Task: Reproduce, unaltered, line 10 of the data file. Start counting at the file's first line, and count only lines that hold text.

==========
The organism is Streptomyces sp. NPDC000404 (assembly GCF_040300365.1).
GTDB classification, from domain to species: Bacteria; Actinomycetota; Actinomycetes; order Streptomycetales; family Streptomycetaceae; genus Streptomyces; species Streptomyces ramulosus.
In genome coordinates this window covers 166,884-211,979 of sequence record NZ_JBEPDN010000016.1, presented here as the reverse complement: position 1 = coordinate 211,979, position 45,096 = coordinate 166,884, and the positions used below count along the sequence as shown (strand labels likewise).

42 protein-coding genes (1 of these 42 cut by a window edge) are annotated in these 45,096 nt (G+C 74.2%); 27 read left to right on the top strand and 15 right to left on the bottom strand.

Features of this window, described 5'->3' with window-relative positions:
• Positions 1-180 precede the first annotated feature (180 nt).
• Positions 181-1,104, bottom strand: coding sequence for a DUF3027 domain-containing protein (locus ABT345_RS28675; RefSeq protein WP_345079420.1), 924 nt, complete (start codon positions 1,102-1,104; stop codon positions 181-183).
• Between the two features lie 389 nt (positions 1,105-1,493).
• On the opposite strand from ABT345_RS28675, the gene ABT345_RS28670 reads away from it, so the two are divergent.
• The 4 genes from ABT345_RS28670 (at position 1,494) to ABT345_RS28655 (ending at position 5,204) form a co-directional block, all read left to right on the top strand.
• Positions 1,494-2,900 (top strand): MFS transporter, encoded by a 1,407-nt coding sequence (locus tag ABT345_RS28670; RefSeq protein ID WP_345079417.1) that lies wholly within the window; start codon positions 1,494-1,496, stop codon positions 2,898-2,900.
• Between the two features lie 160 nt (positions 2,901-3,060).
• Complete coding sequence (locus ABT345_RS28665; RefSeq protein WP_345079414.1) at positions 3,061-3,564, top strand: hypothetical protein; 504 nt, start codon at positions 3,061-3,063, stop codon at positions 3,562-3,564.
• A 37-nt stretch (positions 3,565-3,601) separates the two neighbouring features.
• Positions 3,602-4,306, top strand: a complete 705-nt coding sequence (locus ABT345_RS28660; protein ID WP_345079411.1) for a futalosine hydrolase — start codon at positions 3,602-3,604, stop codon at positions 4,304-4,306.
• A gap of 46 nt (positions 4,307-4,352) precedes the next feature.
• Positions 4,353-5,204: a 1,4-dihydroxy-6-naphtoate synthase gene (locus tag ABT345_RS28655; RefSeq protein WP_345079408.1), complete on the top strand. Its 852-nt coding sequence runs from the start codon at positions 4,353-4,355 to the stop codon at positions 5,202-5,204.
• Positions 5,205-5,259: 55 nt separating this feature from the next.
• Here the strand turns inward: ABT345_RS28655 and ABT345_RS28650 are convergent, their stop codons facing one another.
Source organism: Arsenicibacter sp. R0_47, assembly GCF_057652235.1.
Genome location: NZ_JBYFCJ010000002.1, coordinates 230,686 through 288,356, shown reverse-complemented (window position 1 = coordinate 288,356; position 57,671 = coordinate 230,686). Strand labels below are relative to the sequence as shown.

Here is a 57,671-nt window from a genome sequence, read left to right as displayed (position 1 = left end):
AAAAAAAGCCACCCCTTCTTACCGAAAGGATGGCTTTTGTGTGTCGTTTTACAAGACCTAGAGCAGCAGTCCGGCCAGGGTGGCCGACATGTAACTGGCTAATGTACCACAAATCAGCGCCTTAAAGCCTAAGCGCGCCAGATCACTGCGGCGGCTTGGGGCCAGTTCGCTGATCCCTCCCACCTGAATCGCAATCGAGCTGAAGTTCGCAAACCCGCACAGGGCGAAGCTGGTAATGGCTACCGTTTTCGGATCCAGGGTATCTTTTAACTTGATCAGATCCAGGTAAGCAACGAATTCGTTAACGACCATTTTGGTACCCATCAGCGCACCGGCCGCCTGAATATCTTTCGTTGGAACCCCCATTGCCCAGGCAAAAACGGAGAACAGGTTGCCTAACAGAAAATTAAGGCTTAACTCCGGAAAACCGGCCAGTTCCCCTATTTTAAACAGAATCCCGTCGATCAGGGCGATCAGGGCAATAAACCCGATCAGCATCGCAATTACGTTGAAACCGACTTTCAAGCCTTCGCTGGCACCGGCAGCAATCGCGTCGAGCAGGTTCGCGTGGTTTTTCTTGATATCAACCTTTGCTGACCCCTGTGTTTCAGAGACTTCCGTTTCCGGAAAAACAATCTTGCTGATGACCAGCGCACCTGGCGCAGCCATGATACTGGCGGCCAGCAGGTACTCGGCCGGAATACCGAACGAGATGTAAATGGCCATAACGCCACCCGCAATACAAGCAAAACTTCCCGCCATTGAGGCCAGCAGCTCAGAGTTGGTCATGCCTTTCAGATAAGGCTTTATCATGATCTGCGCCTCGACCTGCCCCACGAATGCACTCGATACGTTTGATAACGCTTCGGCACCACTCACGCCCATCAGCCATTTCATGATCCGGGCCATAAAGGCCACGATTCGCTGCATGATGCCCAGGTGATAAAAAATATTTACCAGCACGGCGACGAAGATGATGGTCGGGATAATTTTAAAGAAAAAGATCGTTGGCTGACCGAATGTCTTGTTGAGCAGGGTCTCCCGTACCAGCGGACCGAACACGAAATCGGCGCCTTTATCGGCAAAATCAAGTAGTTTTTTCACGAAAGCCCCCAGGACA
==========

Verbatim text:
• The 4 genes from ABT345_RS28670 (at position 1,494) to ABT345_RS28655 (ending at position 5,204) form a co-directional block, all read left to right on the top strand.